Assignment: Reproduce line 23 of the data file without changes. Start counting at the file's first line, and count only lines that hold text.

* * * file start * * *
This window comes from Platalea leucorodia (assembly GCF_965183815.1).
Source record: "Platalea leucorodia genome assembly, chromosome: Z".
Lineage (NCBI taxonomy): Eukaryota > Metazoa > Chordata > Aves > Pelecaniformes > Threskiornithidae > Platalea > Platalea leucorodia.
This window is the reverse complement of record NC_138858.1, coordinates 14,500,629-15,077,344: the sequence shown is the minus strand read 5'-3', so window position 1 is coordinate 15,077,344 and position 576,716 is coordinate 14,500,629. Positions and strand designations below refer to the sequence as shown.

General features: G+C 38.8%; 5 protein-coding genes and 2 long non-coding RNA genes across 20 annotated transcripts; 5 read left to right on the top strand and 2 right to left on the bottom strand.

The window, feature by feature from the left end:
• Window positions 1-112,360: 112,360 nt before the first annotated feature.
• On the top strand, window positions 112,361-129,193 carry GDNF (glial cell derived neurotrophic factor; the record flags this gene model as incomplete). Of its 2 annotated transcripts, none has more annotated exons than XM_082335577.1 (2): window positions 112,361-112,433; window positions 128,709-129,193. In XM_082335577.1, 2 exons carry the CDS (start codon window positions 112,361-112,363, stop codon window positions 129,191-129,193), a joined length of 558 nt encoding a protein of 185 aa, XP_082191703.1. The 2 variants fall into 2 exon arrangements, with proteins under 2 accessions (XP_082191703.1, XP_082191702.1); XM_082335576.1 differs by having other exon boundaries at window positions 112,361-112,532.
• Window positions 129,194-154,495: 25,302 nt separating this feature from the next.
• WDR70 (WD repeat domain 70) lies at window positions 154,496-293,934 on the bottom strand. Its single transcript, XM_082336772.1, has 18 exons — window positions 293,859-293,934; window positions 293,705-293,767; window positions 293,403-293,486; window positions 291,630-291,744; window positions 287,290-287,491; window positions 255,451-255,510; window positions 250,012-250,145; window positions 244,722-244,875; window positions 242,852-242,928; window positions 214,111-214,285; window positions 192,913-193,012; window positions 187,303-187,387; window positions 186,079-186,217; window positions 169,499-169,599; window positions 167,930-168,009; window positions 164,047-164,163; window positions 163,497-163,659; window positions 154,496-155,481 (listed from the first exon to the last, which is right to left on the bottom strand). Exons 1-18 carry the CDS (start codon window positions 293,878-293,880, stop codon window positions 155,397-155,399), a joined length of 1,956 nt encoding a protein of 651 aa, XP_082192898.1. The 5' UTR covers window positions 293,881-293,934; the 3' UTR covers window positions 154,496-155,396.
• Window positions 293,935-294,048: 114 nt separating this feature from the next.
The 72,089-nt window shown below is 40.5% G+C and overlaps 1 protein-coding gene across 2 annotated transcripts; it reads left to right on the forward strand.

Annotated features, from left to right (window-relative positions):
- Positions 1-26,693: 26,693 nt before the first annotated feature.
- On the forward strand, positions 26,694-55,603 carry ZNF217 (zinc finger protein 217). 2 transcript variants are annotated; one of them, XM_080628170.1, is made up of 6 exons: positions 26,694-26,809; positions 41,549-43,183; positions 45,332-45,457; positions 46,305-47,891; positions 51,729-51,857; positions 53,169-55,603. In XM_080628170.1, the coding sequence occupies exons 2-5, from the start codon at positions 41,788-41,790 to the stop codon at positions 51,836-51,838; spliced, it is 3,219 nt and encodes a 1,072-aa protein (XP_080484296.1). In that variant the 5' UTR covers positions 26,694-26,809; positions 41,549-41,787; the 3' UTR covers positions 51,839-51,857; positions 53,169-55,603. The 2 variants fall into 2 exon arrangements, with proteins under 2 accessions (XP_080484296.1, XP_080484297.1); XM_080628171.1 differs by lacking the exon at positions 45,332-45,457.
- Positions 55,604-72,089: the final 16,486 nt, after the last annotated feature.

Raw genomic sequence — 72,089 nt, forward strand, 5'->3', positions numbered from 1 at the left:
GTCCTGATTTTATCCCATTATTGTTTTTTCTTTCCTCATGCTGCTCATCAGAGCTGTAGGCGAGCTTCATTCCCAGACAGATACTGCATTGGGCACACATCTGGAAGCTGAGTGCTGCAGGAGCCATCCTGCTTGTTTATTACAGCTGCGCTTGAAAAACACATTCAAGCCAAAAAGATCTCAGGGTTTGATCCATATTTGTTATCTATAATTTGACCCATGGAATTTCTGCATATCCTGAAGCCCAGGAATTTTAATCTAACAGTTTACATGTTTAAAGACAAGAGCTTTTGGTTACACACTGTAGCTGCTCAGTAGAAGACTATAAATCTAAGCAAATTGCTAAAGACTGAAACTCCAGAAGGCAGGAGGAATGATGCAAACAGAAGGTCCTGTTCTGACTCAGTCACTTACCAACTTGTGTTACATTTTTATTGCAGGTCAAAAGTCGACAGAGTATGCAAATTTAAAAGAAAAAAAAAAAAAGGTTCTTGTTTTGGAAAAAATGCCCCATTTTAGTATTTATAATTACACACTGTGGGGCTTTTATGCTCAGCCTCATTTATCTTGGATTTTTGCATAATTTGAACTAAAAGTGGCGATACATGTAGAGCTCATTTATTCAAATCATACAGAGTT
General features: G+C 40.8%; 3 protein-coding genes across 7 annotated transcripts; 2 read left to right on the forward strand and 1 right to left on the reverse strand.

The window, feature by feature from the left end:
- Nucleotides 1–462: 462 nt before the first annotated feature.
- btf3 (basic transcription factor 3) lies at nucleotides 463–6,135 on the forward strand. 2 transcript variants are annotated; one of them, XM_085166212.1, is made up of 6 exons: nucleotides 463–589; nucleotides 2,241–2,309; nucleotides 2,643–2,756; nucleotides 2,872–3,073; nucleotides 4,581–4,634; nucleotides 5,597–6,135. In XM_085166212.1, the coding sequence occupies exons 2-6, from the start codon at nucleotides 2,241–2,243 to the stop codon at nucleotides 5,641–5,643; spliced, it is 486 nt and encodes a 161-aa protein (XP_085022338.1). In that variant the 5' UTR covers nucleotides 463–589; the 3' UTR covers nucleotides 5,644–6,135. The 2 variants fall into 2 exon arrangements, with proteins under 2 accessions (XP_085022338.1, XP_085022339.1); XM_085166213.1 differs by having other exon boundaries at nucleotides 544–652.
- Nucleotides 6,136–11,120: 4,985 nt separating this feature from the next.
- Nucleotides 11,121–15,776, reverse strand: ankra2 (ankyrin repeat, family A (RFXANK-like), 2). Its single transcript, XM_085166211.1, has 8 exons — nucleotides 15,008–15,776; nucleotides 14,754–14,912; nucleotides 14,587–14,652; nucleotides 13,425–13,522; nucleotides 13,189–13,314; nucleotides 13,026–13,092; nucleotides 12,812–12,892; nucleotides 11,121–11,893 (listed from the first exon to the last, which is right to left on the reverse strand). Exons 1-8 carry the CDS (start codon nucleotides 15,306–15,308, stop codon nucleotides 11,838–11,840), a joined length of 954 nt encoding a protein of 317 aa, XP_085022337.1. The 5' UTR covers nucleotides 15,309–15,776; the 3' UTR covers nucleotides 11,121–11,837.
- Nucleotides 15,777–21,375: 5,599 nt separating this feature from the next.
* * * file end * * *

- Nucleotides 6,136–11,120: 4,985 nt separating this feature from the next.